I offered a first and a pick swap, partly because Kelly Olynyk is still a very good player and would be an upgrade over Naz Reid given Olynyk is a much better defender and the more accurate marksman. Marshall’s deal is non-guaranteed for 2023-24 so he could be waived after next year. The Pistons getting a first, McDaniels, Beasley and a pick swap may be on the light side given how many suitors Grant could have; it may take another first — perhaps lottery protected — to get it done. Whether or not Gupta is willing to part with two firsts in a non-Simmons deal is unknown, but seems unlikely given he is auditioning to call the shots full-time.
Harrison Barnes — Sacramento Kings
Mike O’Hagan: To me, Barnes falls into a similar category asset wise to Grant, but he is a less dynamic defender and scorer. To make up for that, Harry B is an elite spot-up shooter, stronger post defender, and has shown he is willing to buy into a smaller role. His next extension is also likely to be shorter and more affordable than Grant’s.
He’s the type of player who would give Minnesota a ton of flexibility. Barnes is too good to come off the bench, but he makes sense in the starting lineup if you wanted to free Vanderbilt to guard wings on defense and play in the dunker spot on offense. I really like the idea of Barnes in Minnesota as long as Minnesota is willing to pay him the ~$18M he’s owed next season. That’s a more-than-fair number in my opinion, and he’s more useful at that price than Beasley is at ~$15.5M next year.
The difficult part of the Barnes equation is figuring out what exactly the Kings want in return. Are they chasing the play-in, or are they looking more towards the future? Strange as it sounds, Sacramento holds a lot of the cards at the trade deadline, and how they play them will have ripple effects across the league between Barnes and Buddy Hield.
Jack Borman: Even though we disagree in the group chat on the daily, Mike, I agree with everything you laid out here. He’s the ideal front court partner for Towns (*ducks*), but can also play the 3 if you want to start Vanderbilt next to Towns, which adds to his value in the context of adding him to this team. Gupta has history with Kings GM Monte McNair — the two worked together for six seasons under Daryl Morey in Houston.
Given how similar Barnes and Grant are in terms of position, the ways in which they can impact the game, their contract situations, and their desires to leave teams going nowhere quickly, it wouldn’t surprise me at all if teams are simultaneously are in on both players, driving up each player’s price ahead of the deadline.
Something to watch: Jake Layman moving. Gupta will have to stay under the tax with his moves and Layman going to a team with ample space beneath the tax and an open roster spot — such as New Orleans, Orlando or Houston — is essentially a formality.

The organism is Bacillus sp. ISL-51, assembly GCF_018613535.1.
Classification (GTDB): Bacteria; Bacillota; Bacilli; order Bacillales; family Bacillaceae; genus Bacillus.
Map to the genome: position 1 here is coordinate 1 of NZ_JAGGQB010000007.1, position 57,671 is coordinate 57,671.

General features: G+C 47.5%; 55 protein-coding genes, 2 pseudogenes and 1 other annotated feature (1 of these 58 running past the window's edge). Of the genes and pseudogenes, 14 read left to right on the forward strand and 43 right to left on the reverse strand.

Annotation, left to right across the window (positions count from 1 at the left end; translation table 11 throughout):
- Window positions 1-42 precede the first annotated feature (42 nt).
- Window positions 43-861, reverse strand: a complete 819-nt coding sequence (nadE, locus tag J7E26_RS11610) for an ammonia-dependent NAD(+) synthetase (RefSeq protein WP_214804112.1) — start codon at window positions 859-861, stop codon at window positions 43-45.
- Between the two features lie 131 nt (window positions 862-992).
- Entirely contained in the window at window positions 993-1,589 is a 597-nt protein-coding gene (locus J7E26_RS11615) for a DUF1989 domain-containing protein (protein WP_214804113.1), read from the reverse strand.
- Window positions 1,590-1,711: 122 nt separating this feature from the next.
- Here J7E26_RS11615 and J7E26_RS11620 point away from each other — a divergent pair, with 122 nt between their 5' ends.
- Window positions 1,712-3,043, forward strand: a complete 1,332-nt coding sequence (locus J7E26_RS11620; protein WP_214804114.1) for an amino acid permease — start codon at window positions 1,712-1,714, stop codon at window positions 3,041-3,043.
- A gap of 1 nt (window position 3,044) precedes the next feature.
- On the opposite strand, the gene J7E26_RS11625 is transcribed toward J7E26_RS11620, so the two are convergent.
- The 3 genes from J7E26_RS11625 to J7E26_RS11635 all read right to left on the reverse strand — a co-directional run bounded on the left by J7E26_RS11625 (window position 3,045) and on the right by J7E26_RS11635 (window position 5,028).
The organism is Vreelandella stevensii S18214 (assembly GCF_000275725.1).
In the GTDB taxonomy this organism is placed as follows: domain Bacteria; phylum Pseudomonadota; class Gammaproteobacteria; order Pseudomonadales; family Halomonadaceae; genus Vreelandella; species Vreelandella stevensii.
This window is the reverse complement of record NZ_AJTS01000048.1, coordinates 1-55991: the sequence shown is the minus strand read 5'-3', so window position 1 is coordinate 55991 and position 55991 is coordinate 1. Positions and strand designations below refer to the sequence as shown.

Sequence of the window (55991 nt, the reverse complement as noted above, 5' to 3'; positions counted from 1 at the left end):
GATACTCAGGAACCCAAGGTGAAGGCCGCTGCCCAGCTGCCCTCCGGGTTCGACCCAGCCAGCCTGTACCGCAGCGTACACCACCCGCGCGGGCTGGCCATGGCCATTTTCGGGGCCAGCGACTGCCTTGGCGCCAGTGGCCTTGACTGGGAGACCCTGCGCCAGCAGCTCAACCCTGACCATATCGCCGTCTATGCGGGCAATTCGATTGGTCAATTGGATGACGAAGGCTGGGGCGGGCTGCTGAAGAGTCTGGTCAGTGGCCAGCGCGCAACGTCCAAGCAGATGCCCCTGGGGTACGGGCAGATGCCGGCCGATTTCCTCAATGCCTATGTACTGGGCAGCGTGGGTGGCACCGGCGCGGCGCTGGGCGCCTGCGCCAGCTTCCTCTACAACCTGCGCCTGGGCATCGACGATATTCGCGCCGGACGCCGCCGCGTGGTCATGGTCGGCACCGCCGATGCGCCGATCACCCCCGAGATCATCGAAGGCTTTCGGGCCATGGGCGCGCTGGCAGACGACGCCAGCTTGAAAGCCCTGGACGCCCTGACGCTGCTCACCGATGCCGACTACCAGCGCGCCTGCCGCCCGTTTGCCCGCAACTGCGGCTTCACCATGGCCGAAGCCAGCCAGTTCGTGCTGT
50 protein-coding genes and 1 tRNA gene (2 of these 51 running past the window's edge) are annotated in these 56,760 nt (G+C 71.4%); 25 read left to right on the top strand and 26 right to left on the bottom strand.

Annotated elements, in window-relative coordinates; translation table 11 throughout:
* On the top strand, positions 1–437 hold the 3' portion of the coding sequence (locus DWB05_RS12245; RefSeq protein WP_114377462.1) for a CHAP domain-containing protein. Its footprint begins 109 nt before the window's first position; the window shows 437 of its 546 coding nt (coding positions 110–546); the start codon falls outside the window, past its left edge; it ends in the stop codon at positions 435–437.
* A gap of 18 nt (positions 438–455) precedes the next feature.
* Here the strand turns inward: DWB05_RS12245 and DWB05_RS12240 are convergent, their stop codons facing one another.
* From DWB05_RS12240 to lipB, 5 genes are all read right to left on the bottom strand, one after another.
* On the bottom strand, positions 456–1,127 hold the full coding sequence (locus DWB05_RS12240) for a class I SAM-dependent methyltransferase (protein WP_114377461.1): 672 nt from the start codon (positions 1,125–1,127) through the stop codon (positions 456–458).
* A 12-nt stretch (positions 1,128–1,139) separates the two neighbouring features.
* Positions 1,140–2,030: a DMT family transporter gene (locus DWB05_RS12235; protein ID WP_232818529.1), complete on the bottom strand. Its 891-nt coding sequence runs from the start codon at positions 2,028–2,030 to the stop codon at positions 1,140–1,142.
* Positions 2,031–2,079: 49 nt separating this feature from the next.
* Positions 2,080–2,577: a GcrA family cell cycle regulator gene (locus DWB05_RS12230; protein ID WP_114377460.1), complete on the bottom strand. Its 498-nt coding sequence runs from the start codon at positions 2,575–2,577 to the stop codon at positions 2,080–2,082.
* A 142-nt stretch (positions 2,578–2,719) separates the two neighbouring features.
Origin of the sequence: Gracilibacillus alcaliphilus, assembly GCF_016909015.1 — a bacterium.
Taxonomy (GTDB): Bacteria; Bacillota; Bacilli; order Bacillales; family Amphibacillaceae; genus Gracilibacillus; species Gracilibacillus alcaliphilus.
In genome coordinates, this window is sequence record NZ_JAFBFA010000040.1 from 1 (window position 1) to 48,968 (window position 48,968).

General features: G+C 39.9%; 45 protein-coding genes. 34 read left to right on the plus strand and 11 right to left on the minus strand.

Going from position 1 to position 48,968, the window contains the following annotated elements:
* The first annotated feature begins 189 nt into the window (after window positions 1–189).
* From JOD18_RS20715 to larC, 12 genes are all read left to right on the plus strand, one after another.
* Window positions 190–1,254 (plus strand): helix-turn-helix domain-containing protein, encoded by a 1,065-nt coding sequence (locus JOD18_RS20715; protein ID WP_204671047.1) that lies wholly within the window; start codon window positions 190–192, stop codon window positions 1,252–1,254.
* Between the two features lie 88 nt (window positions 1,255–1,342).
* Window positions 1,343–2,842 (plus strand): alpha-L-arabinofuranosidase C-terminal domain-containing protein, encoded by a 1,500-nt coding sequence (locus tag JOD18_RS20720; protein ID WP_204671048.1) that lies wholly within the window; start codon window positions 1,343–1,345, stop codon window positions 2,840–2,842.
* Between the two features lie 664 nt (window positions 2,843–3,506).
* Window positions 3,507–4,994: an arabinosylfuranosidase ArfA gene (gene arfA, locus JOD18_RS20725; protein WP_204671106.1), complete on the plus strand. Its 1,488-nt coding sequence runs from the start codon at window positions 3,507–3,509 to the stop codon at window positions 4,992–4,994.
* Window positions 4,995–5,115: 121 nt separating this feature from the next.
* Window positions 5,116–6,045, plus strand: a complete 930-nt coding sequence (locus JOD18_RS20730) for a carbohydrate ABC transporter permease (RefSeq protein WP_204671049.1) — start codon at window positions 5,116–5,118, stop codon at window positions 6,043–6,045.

Joe Ingles — Utah Jazz
Mike O’Hagan: It’s hard to imagine Jingles anywhere but Utah, but they seem destined for an upgrade, and Ingles expiring contract is their most likely ticket to do so. Things are also just ... weird in Utah right now. If that’s the case, Minnesota should be interested. I doubt Minnesota has what Utah would consider to be an “upgrade” on the roster, so this would probably require a third team, but Minnesota could do worse than a career 41% three-point shooter who can make plays in PnR situations.
At 34-years old, Ingles has declined a bit, but if the price tag to get involved isn’t too steep, he would be a nice pick-up for the rest of the season. A second-unit featuring D’Angelo Russell, Jaylen Nowell, and Joe Ingles would pack a lot of shooting and playmaking punch. Plus, it’s fun to envision how Beverley and Ingles would work together to annoy opponents for 48 minutes.
Jack Borman: Sign me up. Secondary playmaking is something the Wolves need in the worst of ways, and Ingles can do just that. The prospect of him heating up and talking some shit in a play-in game, or playoff series against the Jazz, is delightful. This one is unlikely, though, given Gupta’s aim to add a long-term player.
The Rudy Gobert contract is hilariously bloated, which puts Utah in a predicament trade-wise. Utah presumably would want to upgrade from Ingles, and Robert Covington is good fit there. A four-team construct with Ingles coming to Minnesota would be beneficial to the Jazz and Wolves. The Wolves take flyers on Azubuike and McLemore while getting a known asset in Ingles, while the Blazers get out of the luxury tax and pick up a first.
PJ Washington — Charlotte Hornets
P.J. Washington is a trade possibility for the Charlotte Hornets, per @JakeLFischer pic.twitter.com/1lvUhK0zKT— NBA Central (@TheNBACentral) January 13, 2022
Mike O’Hagan: Washington is being shopped because Charlotte has a lot of future money committed already, with Miles Bridges up for Restricted Free Agency this off-season. The Hornets have drafted well recently, and Washington finds himself as the odd man out, it appears.
He’s a good player, though, who would really help the Timberwolves. A Washington-Vanderbilt forward pairing might be a little clunky, but he’s already coming off the bench in Charlotte, so I’m not sure that’s a real issue. The larger issue would be that, similar to Beasley, you’d likely pay him starter money to potentially come off the bench. Vanderbilt’s value deal somewhat offsets that inconvenience, though. Any team that is trading for Washington is surely doing so with the intention of extending him, but I have zero clue what an accurate estimate is of his next contract.